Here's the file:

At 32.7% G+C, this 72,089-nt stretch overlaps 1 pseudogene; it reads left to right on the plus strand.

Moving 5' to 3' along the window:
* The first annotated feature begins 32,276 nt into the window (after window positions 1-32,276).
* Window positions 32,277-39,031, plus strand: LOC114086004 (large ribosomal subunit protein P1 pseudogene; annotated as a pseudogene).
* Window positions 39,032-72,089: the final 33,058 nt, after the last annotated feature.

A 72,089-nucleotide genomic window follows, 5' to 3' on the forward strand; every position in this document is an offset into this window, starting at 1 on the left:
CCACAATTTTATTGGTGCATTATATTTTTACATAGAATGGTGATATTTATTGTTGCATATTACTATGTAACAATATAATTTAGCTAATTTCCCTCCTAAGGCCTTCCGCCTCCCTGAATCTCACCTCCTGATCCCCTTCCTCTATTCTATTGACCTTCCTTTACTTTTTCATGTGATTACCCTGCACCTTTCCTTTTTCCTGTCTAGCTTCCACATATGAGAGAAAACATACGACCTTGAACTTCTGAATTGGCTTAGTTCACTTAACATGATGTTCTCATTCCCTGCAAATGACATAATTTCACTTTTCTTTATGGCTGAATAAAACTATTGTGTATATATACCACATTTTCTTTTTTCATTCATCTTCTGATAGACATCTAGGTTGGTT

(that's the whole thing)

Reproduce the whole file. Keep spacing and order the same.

At 32.7% G+C, this 72,089-nt stretch overlaps 1 pseudogene; it reads left to right on the plus strand.

Moving 5' to 3' along the window:
* The first annotated feature begins 32,276 nt into the window (after window positions 1-32,276).
* Window positions 32,277-39,031, plus strand: LOC114086004 (large ribosomal subunit protein P1 pseudogene; annotated as a pseudogene).
* Window positions 39,032-72,089: the final 33,058 nt, after the last annotated feature.

A 72,089-nucleotide genomic window follows, 5' to 3' on the forward strand; every position in this document is an offset into this window, starting at 1 on the left:
CCACAATTTTATTGGTGCATTATATTTTTACATAGAATGGTGATATTTATTGTTGCATATTACTATGTAACAATATAATTTAGCTAATTTCCCTCCTAAGGCCTTCCGCCTCCCTGAATCTCACCTCCTGATCCCCTTCCTCTATTCTATTGACCTTCCTTTACTTTTTCATGTGATTACCCTGCACCTTTCCTTTTTCCTGTCTAGCTTCCACATATGAGAGAAAACATACGACCTTGAACTTCTGAATTGGCTTAGTTCACTTAACATGATGTTCTCATTCCCTGCAAATGACATAATTTCACTTTTCTTTATGGCTGAATAAAACTATTGTGTATATATACCACATTTTCTTTTTTCATTCATCTTCTGATAGACATCTAGGTTGGTT